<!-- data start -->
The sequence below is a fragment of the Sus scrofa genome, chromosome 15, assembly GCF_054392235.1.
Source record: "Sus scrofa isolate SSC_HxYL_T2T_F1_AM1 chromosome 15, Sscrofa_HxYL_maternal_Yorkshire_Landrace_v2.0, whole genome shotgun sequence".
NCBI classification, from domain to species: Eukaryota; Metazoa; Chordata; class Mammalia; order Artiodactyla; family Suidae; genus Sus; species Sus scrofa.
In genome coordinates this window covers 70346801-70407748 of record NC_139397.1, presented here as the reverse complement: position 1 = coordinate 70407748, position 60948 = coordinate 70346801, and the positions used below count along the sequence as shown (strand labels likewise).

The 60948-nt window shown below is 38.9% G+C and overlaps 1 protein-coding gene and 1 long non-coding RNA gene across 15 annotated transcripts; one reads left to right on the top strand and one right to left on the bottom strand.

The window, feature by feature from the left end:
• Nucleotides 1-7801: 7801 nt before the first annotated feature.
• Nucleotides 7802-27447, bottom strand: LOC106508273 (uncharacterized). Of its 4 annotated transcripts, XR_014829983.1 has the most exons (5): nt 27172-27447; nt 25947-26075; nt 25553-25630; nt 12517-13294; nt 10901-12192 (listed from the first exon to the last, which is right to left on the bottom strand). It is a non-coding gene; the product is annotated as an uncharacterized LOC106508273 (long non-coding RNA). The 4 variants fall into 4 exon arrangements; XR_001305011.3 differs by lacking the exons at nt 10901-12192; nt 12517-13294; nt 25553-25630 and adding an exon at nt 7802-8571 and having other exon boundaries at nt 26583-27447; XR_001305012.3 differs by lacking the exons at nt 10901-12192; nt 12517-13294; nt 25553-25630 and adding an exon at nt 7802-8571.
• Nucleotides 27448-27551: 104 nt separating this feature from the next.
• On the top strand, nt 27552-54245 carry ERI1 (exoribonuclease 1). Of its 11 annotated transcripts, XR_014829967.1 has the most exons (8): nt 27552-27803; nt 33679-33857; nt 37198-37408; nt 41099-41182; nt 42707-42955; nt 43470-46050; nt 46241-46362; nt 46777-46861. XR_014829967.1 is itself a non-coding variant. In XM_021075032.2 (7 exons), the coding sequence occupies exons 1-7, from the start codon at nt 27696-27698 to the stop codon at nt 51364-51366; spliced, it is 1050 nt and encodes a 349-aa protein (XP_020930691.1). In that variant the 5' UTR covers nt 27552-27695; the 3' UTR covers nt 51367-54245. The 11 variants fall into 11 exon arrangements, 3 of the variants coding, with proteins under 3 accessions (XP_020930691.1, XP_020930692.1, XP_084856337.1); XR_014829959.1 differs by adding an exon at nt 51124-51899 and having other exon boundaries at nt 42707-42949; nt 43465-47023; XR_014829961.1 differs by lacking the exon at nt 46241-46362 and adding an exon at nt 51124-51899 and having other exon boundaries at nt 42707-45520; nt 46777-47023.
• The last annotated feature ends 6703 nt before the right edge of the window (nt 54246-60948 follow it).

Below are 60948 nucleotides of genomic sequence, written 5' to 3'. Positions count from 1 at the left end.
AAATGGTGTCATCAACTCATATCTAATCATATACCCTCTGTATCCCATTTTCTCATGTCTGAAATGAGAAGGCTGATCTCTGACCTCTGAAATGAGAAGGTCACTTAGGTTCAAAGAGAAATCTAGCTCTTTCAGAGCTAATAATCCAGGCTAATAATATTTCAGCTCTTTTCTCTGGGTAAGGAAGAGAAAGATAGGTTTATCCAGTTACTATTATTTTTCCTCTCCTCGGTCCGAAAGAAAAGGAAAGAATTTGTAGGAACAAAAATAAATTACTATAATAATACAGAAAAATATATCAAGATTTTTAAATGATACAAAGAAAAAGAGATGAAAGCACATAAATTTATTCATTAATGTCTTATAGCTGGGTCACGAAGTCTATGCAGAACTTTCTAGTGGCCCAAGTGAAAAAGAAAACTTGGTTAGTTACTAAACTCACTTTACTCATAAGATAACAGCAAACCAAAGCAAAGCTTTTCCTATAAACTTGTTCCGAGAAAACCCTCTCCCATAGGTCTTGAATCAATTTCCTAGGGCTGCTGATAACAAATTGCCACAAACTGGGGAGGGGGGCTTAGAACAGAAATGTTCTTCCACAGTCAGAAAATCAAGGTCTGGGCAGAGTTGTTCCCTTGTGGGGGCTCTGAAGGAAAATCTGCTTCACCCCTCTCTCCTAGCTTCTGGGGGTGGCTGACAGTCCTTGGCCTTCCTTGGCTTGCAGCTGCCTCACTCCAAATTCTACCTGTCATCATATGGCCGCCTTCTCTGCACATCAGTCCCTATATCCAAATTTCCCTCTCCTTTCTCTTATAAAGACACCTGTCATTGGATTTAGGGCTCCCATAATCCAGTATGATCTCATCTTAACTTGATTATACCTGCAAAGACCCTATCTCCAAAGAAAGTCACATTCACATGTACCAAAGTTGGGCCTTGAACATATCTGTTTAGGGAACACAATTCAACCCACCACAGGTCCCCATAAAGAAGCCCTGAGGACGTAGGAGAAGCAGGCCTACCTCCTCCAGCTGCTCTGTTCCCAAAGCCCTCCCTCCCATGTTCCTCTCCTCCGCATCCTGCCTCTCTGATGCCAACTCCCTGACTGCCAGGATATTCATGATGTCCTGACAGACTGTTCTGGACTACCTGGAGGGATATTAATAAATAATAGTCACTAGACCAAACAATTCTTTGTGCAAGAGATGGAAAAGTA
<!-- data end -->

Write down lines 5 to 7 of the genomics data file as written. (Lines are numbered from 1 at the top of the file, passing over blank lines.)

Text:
The 60948-nt window shown below is 38.9% G+C and overlaps 1 protein-coding gene and 1 long non-coding RNA gene across 15 annotated transcripts; one reads left to right on the top strand and one right to left on the bottom strand.

The window, feature by feature from the left end:
• Nucleotides 1-7801: 7801 nt before the first annotated feature.